Given the scope of the work of the Institute, we will be running concurrent sessions with the goal of teams splitting up to attend different sessions (jigsaw style) before reconvening and sharing with their team.
Institutions should be intentional about the makeup of their team, selecting individuals who are best situated to tackle the chosen focus for their project. Previously, we have found that teams of ~4-6 individuals who represent different sectors of the institution and who function at different levels within the institutional hierarchy are most effective at both creating bold, informed, and feasible plans – and then mustering the campus energy, attention, and resources to bring these plans to fruition.
The motto of the Summer Institute is “Come with a goal, leave with a plan”. We therefore anticipate that campus teams will have a well-defined problem that can be advanced into an actionable plan during the course of the institute. To achieve this:
Teams will participate in pre-institute sessions in advance of the institute. (We will announce a set of dates in May and early June.) These sessions will help teams tighten their selected “problem” and immerse themselves in a design thinking approach.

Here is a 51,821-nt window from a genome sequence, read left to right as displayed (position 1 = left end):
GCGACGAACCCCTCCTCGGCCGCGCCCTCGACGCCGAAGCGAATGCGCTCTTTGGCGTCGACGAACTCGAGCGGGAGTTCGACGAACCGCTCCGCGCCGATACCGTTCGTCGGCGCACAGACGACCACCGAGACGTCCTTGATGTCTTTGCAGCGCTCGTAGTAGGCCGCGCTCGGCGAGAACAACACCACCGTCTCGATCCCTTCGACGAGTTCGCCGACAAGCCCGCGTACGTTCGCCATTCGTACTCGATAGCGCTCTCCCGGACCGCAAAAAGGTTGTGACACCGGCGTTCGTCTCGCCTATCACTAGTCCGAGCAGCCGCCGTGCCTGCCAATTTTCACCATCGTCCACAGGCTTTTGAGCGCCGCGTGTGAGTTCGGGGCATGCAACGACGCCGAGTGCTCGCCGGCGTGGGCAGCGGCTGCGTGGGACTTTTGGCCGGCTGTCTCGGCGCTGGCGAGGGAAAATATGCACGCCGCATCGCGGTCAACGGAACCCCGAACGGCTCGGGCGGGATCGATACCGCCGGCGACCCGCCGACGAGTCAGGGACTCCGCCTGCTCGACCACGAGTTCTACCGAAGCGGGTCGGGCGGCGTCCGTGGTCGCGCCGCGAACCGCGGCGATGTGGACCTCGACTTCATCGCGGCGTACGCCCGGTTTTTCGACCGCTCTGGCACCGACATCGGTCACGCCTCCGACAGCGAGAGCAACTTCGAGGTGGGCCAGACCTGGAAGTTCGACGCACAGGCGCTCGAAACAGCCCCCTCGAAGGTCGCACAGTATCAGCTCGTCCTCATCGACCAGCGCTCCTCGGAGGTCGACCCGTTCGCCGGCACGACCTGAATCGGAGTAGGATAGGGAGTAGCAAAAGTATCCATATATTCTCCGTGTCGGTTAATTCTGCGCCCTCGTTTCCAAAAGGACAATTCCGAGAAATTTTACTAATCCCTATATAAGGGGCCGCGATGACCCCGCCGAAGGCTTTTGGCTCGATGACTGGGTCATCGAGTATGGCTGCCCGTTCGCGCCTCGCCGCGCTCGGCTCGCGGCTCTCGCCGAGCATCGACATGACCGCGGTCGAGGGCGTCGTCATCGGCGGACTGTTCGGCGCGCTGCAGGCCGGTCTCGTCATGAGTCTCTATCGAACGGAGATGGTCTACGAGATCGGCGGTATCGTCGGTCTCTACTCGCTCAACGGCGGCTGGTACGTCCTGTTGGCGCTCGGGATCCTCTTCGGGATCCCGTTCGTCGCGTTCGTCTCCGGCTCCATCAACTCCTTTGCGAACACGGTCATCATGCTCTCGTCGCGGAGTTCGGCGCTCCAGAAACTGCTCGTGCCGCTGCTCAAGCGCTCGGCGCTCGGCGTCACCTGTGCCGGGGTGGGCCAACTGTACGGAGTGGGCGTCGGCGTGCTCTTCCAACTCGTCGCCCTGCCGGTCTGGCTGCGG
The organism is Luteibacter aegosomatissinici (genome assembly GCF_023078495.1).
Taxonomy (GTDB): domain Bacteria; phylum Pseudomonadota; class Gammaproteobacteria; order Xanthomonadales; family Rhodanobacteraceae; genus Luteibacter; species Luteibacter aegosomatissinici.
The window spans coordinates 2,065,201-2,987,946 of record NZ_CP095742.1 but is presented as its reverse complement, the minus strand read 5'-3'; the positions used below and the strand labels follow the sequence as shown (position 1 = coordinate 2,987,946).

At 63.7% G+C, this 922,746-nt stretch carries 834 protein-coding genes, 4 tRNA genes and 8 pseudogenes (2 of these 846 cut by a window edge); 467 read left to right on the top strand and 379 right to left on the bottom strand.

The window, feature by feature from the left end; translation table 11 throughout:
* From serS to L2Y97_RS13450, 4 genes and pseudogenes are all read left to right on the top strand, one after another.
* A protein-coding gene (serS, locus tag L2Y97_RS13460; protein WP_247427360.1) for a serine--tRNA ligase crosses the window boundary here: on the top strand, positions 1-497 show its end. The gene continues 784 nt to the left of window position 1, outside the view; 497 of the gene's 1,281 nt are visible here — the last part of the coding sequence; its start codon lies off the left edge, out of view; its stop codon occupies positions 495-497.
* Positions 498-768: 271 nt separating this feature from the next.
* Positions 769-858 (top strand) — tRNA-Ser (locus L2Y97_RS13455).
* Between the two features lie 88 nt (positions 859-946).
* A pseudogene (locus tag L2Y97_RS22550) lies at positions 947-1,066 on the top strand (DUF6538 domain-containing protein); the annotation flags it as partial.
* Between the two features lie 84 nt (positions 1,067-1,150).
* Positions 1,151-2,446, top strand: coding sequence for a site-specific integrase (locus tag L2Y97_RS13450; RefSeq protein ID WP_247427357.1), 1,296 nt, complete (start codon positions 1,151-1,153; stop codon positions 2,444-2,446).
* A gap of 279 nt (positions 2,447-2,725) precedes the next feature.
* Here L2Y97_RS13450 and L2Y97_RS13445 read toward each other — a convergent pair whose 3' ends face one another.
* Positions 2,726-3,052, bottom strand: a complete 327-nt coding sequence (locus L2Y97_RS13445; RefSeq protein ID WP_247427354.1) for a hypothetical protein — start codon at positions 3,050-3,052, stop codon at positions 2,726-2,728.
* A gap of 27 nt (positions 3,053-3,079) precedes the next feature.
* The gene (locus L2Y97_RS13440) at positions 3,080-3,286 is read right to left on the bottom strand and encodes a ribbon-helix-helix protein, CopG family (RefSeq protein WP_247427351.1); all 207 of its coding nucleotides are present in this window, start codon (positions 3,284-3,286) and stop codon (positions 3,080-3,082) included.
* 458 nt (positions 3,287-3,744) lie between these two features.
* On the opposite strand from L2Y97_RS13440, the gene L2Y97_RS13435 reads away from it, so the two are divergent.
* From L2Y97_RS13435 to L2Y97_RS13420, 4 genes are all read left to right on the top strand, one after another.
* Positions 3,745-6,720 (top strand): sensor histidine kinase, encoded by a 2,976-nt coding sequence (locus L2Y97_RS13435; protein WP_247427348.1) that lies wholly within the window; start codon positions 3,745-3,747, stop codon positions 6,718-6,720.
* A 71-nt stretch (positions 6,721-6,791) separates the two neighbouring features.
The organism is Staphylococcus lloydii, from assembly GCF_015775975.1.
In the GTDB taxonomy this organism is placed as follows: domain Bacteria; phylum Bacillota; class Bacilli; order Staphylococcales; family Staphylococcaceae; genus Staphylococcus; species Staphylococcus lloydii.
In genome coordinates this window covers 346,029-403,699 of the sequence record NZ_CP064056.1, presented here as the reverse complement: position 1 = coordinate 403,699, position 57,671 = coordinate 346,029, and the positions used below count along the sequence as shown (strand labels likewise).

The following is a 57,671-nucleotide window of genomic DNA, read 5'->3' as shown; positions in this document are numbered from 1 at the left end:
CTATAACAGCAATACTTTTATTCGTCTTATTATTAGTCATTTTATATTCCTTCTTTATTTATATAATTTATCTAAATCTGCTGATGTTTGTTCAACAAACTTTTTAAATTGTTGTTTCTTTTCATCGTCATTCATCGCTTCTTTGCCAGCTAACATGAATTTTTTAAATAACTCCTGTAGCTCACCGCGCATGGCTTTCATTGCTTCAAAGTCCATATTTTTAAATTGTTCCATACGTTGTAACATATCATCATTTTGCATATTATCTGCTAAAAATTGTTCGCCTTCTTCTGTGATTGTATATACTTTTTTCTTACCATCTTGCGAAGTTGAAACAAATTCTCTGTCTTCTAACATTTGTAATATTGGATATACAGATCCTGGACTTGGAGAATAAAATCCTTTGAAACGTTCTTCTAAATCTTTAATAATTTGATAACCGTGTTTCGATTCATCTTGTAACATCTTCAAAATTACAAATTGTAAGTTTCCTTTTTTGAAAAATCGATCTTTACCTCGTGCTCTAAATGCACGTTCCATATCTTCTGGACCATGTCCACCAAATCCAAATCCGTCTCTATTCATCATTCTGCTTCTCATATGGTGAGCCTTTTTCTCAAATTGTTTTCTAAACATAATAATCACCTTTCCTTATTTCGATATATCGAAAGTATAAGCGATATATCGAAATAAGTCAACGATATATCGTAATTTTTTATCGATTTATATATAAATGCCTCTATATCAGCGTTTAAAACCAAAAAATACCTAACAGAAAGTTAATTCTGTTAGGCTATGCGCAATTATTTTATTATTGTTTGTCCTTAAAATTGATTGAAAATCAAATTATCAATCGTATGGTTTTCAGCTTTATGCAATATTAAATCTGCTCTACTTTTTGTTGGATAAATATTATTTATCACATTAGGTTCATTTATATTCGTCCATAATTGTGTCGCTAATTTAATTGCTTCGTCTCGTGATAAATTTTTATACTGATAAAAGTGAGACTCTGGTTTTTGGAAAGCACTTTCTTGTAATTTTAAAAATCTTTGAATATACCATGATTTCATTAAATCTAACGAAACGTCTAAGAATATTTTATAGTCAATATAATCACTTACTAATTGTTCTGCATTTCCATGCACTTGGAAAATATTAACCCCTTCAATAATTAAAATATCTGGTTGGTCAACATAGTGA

Teams will have access to the full range of live sessions of the Summer Institute and a set of online resources.
Teams will have access to both a Coach to help them make the best use of the Summer Institute programming for their particular needs.
Teams will have access to a range of Expert Consultants at “Office Hours” to help them think through specific aspects of their project.
Teams will present at the Gallery/Poster walk at the end for sharing with other schools and next steps.
We recognize that there may be significant interest from schools who are newer to this work – or who are casting about for new ideas to tackle the next stage of on-going campus work, or for whom it was not practical to gather a team for the institute. Given available space, we will welcome these teams to join the audience of the plenaries and panels.
The motto is “Come with a commitment, leave with a goal.” To achieve this:
Teams will be welcome to join an interactive session led by a coach at the start and close of the Institute to help them get the most out of the Institute as a means of identifying a suitable campus goal.
2020 Equity in the Academic Experience
Community of Practice
Georgetown University and UT-Austin, together with ATI, hosted the first annual Summer Institute on Equity in the Academic Experience in the summer of 2019. In fall of 2020, ATI launched the ATI Academic Equity Community of Practice (CoP) to support the fantastic work underway across ATI membership to advance academic equity.